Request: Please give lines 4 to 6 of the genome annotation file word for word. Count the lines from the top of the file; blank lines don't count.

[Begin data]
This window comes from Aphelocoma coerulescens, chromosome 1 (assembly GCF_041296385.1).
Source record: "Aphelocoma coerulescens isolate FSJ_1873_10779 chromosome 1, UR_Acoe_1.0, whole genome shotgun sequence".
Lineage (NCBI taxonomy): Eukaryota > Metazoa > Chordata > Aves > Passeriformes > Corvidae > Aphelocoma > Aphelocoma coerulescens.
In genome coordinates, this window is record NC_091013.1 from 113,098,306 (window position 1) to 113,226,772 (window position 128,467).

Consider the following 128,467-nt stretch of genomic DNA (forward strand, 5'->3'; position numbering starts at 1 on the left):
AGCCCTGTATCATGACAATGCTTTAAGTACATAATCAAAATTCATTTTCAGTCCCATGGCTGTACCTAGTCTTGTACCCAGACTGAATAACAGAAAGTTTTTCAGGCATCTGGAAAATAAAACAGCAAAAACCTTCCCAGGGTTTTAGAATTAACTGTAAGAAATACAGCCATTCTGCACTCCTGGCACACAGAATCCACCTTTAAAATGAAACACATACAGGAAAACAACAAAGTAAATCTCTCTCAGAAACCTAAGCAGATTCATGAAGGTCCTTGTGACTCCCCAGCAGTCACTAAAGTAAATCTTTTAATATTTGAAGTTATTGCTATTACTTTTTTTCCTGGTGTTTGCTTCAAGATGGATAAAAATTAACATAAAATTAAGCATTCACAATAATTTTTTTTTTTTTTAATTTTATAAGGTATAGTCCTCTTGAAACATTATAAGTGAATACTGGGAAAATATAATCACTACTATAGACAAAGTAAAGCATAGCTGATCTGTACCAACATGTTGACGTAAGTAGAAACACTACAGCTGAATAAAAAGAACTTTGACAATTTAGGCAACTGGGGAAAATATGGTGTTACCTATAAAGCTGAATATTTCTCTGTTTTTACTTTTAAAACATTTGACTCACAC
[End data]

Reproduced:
In genome coordinates, this window is record NC_091013.1 from 113,098,306 (window position 1) to 113,226,772 (window position 128,467).

Consider the following 128,467-nt stretch of genomic DNA (forward strand, 5'->3'; position numbering starts at 1 on the left):
AGCCCTGTATCATGACAATGCTTTAAGTACATAATCAAAATTCATTTTCAGTCCCATGGCTGTACCTAGTCTTGTACCCAGACTGAATAACAGAAAGTTTTTCAGGCATCTGGAAAATAAAACAGCAAAAACCTTCCCAGGGTTTTAGAATTAACTGTAAGAAATACAGCCATTCTGCACTCCTGGCACACAGAATCCACCTTTAAAATGAAACACATACAGGAAAACAACAAAGTAAATCTCTCTCAGAAACCTAAGCAGATTCATGAAGGTCCTTGTGACTCCCCAGCAGTCACTAAAGTAAATCTTTTAATATTTGAAGTTATTGCTATTACTTTTTTTCCTGGTGTTTGCTTCAAGATGGATAAAAATTAACATAAAATTAAGCATTCACAATAATTTTTTTTTTTTTTAATTTTATAAGGTATAGTCCTCTTGAAACATTATAAGTGAATACTGGGAAAATATAATCACTACTATAGACAAAGTAAAGCATAGCTGATCTGTACCAACATGTTGACGTAAGTAGAAACACTACAGCTGAATAAAAAGAACTTTGACAATTTAGGCAACTGGGGAAAATATGGTGTTACCTATAAAGCTGAATATTTCTCTGTTTTTACTTTTAAAACATTTGACTCACAC